There is a line between experimental in a cool, enjoyable-to-the-ear way and experimental just for the sake of being weird, and Sephine has found the balance. “Computerforest,” Sephine’s latest release, sounds like the kind of music your cool (but not snooty) indie acquaintance would casually throw on, spurring you to spend weeks trying to figure out how to ask who the band is without sounding lame and uncultured. The release is almost ethereal at times, until that funky sax kicks in or Anderson starts chanting. A personal favorite would be “Discothèque,” because the track is just kind of funky and definitely unexpected. You can find Sephine on bandcamp.
Rebekah Martin’s piano track “Tightrope” makes for great study music in that it has a nice melody that’s not too overpowering. There’s this near-constant buzzing, which seems intentional but regardless of if not, the juxtaposition between that and the piano totally works—the roughness of the buzzing keeps the piano from being too buttoned-up. Again, being just one single, this seems to be just a taste of what’s to come from Martin. You can find the track on her bandcamp.
Whether you’re a fan of “Xanax Culture” or seriously annoyed by it, you need Xanny P in your listening lineup. For satirical rap, it’s surprisingly well produced and the character that is “Xanny P” is hilarious (and cultured, apparently. Check out his ‘gram if you don’t believe me.) The guy is already packing out the Georgia Theatre rooftop and spreading like crazy via word of mouth. Plus, it’s #Dartyszn, ya’ll—never a better time to check him out on all major streaming platforms.
Punk rock fans, PNK is for you. I’d say he falls in more of an early Green Day vein than say, Blink, in a rip-roaring, high speed—and never slowing down—kind of way. His latest single, “Sitting on the Bathroom Floor” is gritty, high-energy, loud and a fun listen from the first note. (Also a fun fact—PNK’s Tyler Peters played a part in the production of quite a few of these releases. Three cheers for having multiple skills!) You can find PNK on all major streaming platforms.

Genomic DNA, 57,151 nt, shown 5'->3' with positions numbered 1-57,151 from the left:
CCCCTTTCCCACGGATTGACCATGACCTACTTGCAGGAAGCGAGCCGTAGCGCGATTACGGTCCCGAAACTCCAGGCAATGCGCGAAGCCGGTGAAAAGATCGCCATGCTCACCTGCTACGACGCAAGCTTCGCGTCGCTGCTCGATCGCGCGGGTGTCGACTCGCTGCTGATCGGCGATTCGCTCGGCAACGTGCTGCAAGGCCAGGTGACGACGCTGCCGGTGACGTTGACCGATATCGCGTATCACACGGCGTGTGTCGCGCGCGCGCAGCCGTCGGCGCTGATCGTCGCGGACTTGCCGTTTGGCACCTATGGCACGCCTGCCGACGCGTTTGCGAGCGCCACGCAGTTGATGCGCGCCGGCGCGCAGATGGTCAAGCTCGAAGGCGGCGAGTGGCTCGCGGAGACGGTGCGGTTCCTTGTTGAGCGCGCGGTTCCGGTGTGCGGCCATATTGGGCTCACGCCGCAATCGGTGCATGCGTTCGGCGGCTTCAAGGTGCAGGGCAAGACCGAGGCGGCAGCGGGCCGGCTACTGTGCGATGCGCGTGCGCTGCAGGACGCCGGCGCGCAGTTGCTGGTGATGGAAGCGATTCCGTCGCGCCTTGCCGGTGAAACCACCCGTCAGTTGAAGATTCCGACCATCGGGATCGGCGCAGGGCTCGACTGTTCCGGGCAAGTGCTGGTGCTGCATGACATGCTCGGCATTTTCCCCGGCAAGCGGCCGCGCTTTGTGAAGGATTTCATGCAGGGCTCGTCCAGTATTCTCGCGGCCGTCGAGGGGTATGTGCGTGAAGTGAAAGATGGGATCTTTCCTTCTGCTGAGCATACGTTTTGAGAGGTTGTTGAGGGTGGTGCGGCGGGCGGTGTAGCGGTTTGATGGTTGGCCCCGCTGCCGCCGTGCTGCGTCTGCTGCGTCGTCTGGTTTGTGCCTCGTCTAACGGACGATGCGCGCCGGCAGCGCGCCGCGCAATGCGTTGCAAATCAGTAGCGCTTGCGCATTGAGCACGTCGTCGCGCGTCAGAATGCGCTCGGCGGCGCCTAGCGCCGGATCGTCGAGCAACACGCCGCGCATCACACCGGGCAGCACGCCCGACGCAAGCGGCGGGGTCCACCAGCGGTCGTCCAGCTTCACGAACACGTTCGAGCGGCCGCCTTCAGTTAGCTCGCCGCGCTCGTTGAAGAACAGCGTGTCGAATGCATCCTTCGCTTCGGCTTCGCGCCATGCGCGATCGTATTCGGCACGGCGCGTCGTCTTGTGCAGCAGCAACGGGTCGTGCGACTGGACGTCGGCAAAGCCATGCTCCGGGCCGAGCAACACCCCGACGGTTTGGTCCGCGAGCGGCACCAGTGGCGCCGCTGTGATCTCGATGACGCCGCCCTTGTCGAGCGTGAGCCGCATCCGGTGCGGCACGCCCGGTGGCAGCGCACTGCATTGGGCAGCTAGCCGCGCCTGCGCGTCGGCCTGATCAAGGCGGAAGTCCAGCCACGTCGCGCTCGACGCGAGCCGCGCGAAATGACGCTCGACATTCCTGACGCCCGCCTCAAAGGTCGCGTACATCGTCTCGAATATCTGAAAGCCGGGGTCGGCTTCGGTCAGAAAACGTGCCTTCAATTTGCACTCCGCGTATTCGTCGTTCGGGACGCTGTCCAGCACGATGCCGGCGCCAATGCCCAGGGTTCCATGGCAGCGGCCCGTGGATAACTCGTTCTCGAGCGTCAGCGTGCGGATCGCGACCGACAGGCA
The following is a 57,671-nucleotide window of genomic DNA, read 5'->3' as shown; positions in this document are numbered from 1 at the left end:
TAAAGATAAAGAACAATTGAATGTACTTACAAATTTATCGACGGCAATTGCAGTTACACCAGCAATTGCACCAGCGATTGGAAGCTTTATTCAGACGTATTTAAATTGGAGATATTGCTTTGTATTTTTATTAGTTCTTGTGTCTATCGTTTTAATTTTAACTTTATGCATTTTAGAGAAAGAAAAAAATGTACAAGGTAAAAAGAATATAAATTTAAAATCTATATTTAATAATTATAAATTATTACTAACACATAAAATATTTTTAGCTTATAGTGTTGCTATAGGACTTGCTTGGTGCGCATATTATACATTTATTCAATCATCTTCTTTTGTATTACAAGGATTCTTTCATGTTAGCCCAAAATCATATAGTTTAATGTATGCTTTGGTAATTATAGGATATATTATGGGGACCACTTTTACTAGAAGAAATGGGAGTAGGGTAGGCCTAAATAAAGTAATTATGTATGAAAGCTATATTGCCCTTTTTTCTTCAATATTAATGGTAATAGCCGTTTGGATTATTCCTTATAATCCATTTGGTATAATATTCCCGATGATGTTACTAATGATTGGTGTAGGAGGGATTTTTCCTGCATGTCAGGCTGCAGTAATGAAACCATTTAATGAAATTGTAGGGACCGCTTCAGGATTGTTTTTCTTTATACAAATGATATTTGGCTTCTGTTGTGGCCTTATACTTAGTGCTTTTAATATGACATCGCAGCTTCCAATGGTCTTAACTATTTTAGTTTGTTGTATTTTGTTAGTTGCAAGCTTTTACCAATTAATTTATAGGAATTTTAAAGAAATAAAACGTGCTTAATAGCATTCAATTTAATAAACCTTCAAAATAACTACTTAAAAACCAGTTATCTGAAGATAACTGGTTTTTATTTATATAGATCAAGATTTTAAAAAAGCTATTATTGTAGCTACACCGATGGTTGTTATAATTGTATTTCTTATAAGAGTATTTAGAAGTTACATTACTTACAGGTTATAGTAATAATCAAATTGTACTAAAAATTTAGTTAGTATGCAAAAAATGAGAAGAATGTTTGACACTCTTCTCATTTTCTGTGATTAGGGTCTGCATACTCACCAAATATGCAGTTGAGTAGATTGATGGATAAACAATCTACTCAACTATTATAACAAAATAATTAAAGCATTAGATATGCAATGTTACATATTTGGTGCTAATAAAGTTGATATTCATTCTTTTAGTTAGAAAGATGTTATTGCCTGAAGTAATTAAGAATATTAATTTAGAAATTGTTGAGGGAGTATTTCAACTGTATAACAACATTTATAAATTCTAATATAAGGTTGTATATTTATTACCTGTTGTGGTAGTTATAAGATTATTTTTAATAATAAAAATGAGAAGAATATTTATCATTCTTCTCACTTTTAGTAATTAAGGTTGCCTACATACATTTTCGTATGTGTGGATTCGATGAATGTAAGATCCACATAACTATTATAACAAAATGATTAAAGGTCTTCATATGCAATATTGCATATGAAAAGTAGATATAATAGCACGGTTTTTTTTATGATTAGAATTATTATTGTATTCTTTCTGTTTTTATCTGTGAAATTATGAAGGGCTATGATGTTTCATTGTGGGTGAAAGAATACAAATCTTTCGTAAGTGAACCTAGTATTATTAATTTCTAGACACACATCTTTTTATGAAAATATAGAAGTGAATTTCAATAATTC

Elrod’s self-titled EP has definite outlaw themes throughout, with an interesting mix of generally acoustic instrumentation and her almost-bluesy vocals. It’s cool in an imperfect, rock ‘n’ roll kind of way. All of the separate pieces are great, but there are definite shining points in her harmonies and the lead guitar. For some reason, I immediately thought of Cheyanne Kimball’s solo album while listening to this, but haven’t quite figured out why yet. Anyway, check Elrod’s self-titled, currently out on Soundcloud.
Friday Highway’s latest release “I Told You/Rearview” gives major early 2000s singer-songwriter throwback vibes… but at the same time, it’s also the teeny-tiniest bit reminiscent of popular Red Hot Chili Peppers hits. Anyway, it’s interesting, and definitely in a good way. I’d recommend checking out “Rearview,” as it’s well done and the bridge takes an unexpected twist that keeps you on your toes. You can find Friday Highway on most major streaming platforms.
Kaitlin Kimsey, Jake Mappes and Jesse Inglima
This trio released a killer studio series covering Elton John and Guns N’ Roses. Each of the three musicians involved are seriously talented, so it makes sense that putting them together would yield a couple of great tracks. Kimsey’s rocker belt pairs perfectly with Mappes’ keys, making me wish the group had a couple of originals to check out. You can find the studio series on Kimsey’s Youtube and Soundcloud, or check out all three musicians in local Athens band Fake Mister.
Alright, so Garet Skipper’s latest release “Lies!” does not sound like it was made by some college student for a school project. This is well done. The track almost falls in a dream-pop vein, but not in an over-hazy bad way. It’s upbeat, fun, and so perfect for summer nights. For fans of, say, LANY, this is a definite recommend—actually, this sounds on par with some of the music the aforementioned group was putting out when it first started successfully touring the country, so there’s that. It’s so… marketable. Check him out on all major streaming platforms.
Lapetz’s latest single, “Time Lines,” is super simple and straightforward in composition, but it works. The narrative he’s rapping is interesting, it flows well and the refrain is catchy—Lapetz doesn’t really need a bunch of bells and whistles to make the track interesting. In a landscape where over-produced, dolled-up tracks seem to reign supreme, this release is refreshing. To listen to the single, or his EP “Early Works,” find Lapetz on bandcamp.